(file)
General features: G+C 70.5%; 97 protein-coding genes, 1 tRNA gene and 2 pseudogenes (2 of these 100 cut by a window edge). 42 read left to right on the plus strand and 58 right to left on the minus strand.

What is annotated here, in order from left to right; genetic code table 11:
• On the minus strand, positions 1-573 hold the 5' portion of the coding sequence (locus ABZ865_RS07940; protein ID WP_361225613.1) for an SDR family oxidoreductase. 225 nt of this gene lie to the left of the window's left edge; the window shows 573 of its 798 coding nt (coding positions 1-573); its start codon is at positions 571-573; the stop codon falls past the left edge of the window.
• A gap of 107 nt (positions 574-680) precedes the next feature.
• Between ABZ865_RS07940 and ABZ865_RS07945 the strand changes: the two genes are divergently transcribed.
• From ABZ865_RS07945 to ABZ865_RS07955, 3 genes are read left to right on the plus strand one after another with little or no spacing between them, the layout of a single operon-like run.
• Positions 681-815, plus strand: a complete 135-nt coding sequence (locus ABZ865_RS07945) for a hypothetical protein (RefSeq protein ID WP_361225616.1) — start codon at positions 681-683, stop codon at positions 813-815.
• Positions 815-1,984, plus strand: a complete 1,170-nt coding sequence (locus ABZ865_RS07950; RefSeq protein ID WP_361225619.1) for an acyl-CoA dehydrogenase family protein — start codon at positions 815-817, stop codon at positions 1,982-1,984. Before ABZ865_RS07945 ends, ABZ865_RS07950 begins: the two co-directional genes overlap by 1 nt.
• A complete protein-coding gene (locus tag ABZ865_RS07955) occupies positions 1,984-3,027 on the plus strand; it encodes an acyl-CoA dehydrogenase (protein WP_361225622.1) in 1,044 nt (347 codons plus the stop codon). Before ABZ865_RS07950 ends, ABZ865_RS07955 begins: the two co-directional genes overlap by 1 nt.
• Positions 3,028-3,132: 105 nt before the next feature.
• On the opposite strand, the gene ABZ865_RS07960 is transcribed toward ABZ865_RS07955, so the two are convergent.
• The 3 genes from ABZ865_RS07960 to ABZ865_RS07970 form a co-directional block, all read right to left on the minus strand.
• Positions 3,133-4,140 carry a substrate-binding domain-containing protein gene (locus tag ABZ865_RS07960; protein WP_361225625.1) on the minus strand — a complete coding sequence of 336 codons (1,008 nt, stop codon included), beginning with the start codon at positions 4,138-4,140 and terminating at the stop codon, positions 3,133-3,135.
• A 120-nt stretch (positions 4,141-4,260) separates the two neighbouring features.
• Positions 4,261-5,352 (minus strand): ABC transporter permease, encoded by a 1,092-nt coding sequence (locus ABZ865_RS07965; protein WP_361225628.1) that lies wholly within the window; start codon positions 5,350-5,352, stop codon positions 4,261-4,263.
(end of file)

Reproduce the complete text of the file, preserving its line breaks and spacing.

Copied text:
General features: G+C 70.5%; 97 protein-coding genes, 1 tRNA gene and 2 pseudogenes (2 of these 100 cut by a window edge). 42 read left to right on the plus strand and 58 right to left on the minus strand.

What is annotated here, in order from left to right; genetic code table 11:
• On the minus strand, positions 1-573 hold the 5' portion of the coding sequence (locus ABZ865_RS07940; protein ID WP_361225613.1) for an SDR family oxidoreductase. 225 nt of this gene lie to the left of the window's left edge; the window shows 573 of its 798 coding nt (coding positions 1-573); its start codon is at positions 571-573; the stop codon falls past the left edge of the window.
• A gap of 107 nt (positions 574-680) precedes the next feature.
• Between ABZ865_RS07940 and ABZ865_RS07945 the strand changes: the two genes are divergently transcribed.
• From ABZ865_RS07945 to ABZ865_RS07955, 3 genes are read left to right on the plus strand one after another with little or no spacing between them, the layout of a single operon-like run.
• Positions 681-815, plus strand: a complete 135-nt coding sequence (locus ABZ865_RS07945) for a hypothetical protein (RefSeq protein ID WP_361225616.1) — start codon at positions 681-683, stop codon at positions 813-815.
• Positions 815-1,984, plus strand: a complete 1,170-nt coding sequence (locus ABZ865_RS07950; RefSeq protein ID WP_361225619.1) for an acyl-CoA dehydrogenase family protein — start codon at positions 815-817, stop codon at positions 1,982-1,984. Before ABZ865_RS07945 ends, ABZ865_RS07950 begins: the two co-directional genes overlap by 1 nt.
• A complete protein-coding gene (locus tag ABZ865_RS07955) occupies positions 1,984-3,027 on the plus strand; it encodes an acyl-CoA dehydrogenase (protein WP_361225622.1) in 1,044 nt (347 codons plus the stop codon). Before ABZ865_RS07950 ends, ABZ865_RS07955 begins: the two co-directional genes overlap by 1 nt.
• Positions 3,028-3,132: 105 nt before the next feature.
• On the opposite strand, the gene ABZ865_RS07960 is transcribed toward ABZ865_RS07955, so the two are convergent.
• The 3 genes from ABZ865_RS07960 to ABZ865_RS07970 form a co-directional block, all read right to left on the minus strand.
• Positions 3,133-4,140 carry a substrate-binding domain-containing protein gene (locus tag ABZ865_RS07960; protein WP_361225625.1) on the minus strand — a complete coding sequence of 336 codons (1,008 nt, stop codon included), beginning with the start codon at positions 4,138-4,140 and terminating at the stop codon, positions 3,133-3,135.
• A 120-nt stretch (positions 4,141-4,260) separates the two neighbouring features.
• Positions 4,261-5,352 (minus strand): ABC transporter permease, encoded by a 1,092-nt coding sequence (locus ABZ865_RS07965; protein WP_361225628.1) that lies wholly within the window; start codon positions 5,350-5,352, stop codon positions 4,261-4,263.